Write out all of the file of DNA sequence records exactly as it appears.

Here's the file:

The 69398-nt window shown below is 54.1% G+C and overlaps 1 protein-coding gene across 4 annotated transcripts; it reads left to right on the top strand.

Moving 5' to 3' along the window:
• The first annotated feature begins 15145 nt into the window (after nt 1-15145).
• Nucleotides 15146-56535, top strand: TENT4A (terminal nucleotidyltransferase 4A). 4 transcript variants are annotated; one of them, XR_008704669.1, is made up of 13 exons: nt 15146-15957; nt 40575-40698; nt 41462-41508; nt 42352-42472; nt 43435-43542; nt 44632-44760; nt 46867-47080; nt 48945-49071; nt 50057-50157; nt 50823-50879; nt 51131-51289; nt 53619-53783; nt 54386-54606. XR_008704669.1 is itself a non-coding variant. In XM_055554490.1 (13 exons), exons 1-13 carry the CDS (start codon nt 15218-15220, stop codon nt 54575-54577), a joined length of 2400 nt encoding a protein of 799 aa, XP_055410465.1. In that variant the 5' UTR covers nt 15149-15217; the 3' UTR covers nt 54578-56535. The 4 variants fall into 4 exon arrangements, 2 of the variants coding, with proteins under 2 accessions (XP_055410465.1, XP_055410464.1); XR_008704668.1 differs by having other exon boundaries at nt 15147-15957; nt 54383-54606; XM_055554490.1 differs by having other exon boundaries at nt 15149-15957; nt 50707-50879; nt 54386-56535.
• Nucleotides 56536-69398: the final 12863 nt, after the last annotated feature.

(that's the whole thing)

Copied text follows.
The 69398-nt window shown below is 54.1% G+C and overlaps 1 protein-coding gene across 4 annotated transcripts; it reads left to right on the top strand.

Moving 5' to 3' along the window:
• The first annotated feature begins 15145 nt into the window (after nt 1-15145).
• Nucleotides 15146-56535, top strand: TENT4A (terminal nucleotidyltransferase 4A). 4 transcript variants are annotated; one of them, XR_008704669.1, is made up of 13 exons: nt 15146-15957; nt 40575-40698; nt 41462-41508; nt 42352-42472; nt 43435-43542; nt 44632-44760; nt 46867-47080; nt 48945-49071; nt 50057-50157; nt 50823-50879; nt 51131-51289; nt 53619-53783; nt 54386-54606. XR_008704669.1 is itself a non-coding variant. In XM_055554490.1 (13 exons), exons 1-13 carry the CDS (start codon nt 15218-15220, stop codon nt 54575-54577), a joined length of 2400 nt encoding a protein of 799 aa, XP_055410465.1. In that variant the 5' UTR covers nt 15149-15217; the 3' UTR covers nt 54578-56535. The 4 variants fall into 4 exon arrangements, 2 of the variants coding, with proteins under 2 accessions (XP_055410465.1, XP_055410464.1); XR_008704668.1 differs by having other exon boundaries at nt 15147-15957; nt 54383-54606; XM_055554490.1 differs by having other exon boundaries at nt 15149-15957; nt 50707-50879; nt 54386-56535.
• Nucleotides 56536-69398: the final 12863 nt, after the last annotated feature.